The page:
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1d
comment Differential equation $(x^2y^2-1)dy+2xy^3dx=0$
Problem didnt define what is t. However looking at it again it seems that this is a way to solve the resulting Linear ODE ?(after using $ X=x^2$ ) Setting $t=y^3$ ?
1d
comment Differential equation $(x^2y^2-1)dy+2xy^3dx=0$
Seems a nice solution. But I have two questions. Why it requires $y=t^n$ ? Also why in mathematica I got that result ?
1d
comment How to solve the differential equation $(x^{2}t(x)^{2n} - 1)nt(x)^{n-1}dt + 2xt(x)^{3n}dx = 0$
Original problem had y and required to use $t=y^n$
Dec
14
comment Area within $x=0$ $y=x$ and $e^{-x}$
sorry it was correct it seems it should be +1 .
Dec
14
comment Area within $x=0$ $y=x$ and $e^{-x}$
yes starting from x=0
Dec
14
comment Area within $x=0$ $y=x$ and $e^{-x}$
x=0 fixed .....
Dec
14
comment $y=e^{-x}$ and $y=x$ point of intersection
Amzoti no. I am studying definite integrals and need to find the intersection point in order to find the area starting from x=0
Dec
8
comment Evaluate $\int\sqrt[5]{\frac{x+5}{x-5}}\,\mathrm dx$
Could you explain how the last one could be solved ?
Dec
1
comment Roots of $x^4 -6x^3 +x^2+10x +1=0$
how did you get f(x) ?
Dec
1
comment Roots of $x^4 -6x^3 +x^2+10x +1=0$
thanks I was confused with Rolle theorem
Nov
28
comment Point of inflection and third derivative
Well what has confused me in first place was its example where it finds f''(2)=0 for a point so they check the third f'''(2)=6 and since its !=0 it states that it is a inflection point . But this doesnt have any relation with the statement...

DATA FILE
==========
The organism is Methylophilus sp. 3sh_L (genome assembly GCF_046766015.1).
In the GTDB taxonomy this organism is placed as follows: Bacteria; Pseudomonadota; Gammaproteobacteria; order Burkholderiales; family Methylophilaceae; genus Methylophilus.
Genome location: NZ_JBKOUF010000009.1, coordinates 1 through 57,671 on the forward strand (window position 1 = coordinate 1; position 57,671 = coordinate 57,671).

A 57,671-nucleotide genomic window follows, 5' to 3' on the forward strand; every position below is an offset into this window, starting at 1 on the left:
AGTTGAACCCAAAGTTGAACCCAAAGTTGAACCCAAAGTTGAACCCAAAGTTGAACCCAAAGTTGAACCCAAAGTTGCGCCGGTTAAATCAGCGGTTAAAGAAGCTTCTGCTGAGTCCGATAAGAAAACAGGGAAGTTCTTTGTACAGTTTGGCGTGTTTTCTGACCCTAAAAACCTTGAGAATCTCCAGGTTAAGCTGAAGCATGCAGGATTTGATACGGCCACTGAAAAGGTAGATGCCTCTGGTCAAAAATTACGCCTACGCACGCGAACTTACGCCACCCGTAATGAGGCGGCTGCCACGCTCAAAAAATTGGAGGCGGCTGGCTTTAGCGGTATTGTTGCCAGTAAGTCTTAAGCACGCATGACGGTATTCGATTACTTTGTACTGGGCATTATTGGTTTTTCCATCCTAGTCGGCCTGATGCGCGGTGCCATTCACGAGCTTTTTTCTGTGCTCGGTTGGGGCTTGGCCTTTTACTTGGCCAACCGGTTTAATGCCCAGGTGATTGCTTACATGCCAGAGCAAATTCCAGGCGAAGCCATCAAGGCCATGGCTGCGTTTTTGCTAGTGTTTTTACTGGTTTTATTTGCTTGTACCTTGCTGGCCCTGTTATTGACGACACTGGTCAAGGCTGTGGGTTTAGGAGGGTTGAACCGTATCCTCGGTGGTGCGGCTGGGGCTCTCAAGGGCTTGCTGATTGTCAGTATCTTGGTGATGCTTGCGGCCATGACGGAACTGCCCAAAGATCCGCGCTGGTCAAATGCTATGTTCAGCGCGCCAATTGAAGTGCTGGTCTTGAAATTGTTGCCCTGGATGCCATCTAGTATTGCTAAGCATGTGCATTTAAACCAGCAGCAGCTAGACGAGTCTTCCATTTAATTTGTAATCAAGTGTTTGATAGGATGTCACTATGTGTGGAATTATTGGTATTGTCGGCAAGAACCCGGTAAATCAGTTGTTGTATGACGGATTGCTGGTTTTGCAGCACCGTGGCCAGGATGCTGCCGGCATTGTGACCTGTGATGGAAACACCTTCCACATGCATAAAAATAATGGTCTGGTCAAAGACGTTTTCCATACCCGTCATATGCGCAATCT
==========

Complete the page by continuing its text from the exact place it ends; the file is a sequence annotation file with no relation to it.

Nov
28
comment Point of inflection and third derivative
So are you 100% sure that book is wrong?
Nov
25
comment Compute limit $\lim_{n\rightarrow\infty}\frac{1*3*5*…*(2n-1) }{ 2*4*6*…*(2n)}=0$
the one in the body
Nov
10
comment $ \sum_1^\infty (-1)^n \left(1 + \frac{2}{n^2}\right)^{n^2} $ series diverge
@BrianM.Scott yes.However according to what I know we cant tell for sure about Series. (only in case sequence limit is zero
Nov
10
comment $ \sum_1^\infty (-1)^n \left(1 + \frac{2}{n^2}\right)^{n^2} $ series diverge
I know the limit is $e^2$ But how does this help
Nov
10
comment Prove that $\sum_{n=1}^{\infty}\frac{1}{n(n+1)\cdots(n+a)}=\frac{1}{aa!}$
its a dupe ,.,,
Nov
10
comment Prove that $\sum_{n=1}^{\infty}\frac{1}{n(n+1)\cdots(n+a)}=\frac{1}{aa!}$
why the second sum results to $\frac{1}{u!}$ ?
Nov
10
comment Prove that $\sum_{n=1}^{\infty}\frac{1}{n(n+1)\cdots(n+a)}=\frac{1}{aa!}$
I have tried this but cant get any further.
Sep
9
comment Solve this differential equation $xy'(x)=y(ln(x)-ln(y))$
yes I did a mistake . So then I just have to solve the equation. When I find g(x) its a bit tricky to get y(x). Thanks
Sep
9
comment Solve this differential equation $xy'(x)=y(ln(x)-ln(y))$
I come to a dead end. $g'(x)=lnx/x -e^{g(x)}/x$